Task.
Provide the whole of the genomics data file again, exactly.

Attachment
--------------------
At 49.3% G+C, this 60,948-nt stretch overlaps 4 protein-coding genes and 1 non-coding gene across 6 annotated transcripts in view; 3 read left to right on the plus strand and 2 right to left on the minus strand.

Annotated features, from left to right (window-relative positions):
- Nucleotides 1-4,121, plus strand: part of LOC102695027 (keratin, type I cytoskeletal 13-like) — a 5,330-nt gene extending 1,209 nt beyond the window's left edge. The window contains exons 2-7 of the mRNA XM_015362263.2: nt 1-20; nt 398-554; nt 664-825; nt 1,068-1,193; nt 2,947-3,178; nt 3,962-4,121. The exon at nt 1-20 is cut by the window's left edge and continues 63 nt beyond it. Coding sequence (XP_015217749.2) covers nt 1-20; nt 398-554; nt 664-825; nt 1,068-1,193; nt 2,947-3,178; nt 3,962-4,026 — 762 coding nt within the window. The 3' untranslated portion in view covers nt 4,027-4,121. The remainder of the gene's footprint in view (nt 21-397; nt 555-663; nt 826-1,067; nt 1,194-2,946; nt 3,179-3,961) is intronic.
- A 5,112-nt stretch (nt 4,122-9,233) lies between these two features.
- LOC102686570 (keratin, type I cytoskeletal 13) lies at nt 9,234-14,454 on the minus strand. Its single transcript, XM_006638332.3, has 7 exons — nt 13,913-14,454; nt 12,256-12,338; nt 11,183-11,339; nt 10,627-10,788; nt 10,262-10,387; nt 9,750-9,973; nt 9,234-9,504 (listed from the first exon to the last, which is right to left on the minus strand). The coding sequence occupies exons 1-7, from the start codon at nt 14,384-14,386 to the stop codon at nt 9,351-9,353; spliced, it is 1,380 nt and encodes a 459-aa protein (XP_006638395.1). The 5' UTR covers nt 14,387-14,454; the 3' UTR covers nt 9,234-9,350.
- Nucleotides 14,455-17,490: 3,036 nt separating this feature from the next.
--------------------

At 49.3% G+C, this 60,948-nt stretch overlaps 4 protein-coding genes and 1 non-coding gene across 6 annotated transcripts in view; 3 read left to right on the plus strand and 2 right to left on the minus strand.

Annotated features, from left to right (window-relative positions):
- Nucleotides 1-4,121, plus strand: part of LOC102695027 (keratin, type I cytoskeletal 13-like) — a 5,330-nt gene extending 1,209 nt beyond the window's left edge. The window contains exons 2-7 of the mRNA XM_015362263.2: nt 1-20; nt 398-554; nt 664-825; nt 1,068-1,193; nt 2,947-3,178; nt 3,962-4,121. The exon at nt 1-20 is cut by the window's left edge and continues 63 nt beyond it. Coding sequence (XP_015217749.2) covers nt 1-20; nt 398-554; nt 664-825; nt 1,068-1,193; nt 2,947-3,178; nt 3,962-4,026 — 762 coding nt within the window. The 3' untranslated portion in view covers nt 4,027-4,121. The remainder of the gene's footprint in view (nt 21-397; nt 555-663; nt 826-1,067; nt 1,194-2,946; nt 3,179-3,961) is intronic.
- A 5,112-nt stretch (nt 4,122-9,233) lies between these two features.
- LOC102686570 (keratin, type I cytoskeletal 13) lies at nt 9,234-14,454 on the minus strand. Its single transcript, XM_006638332.3, has 7 exons — nt 13,913-14,454; nt 12,256-12,338; nt 11,183-11,339; nt 10,627-10,788; nt 10,262-10,387; nt 9,750-9,973; nt 9,234-9,504 (listed from the first exon to the last, which is right to left on the minus strand). The coding sequence occupies exons 1-7, from the start codon at nt 14,384-14,386 to the stop codon at nt 9,351-9,353; spliced, it is 1,380 nt and encodes a 459-aa protein (XP_006638395.1). The 5' UTR covers nt 14,387-14,454; the 3' UTR covers nt 9,234-9,350.
- Nucleotides 14,455-17,490: 3,036 nt separating this feature from the next.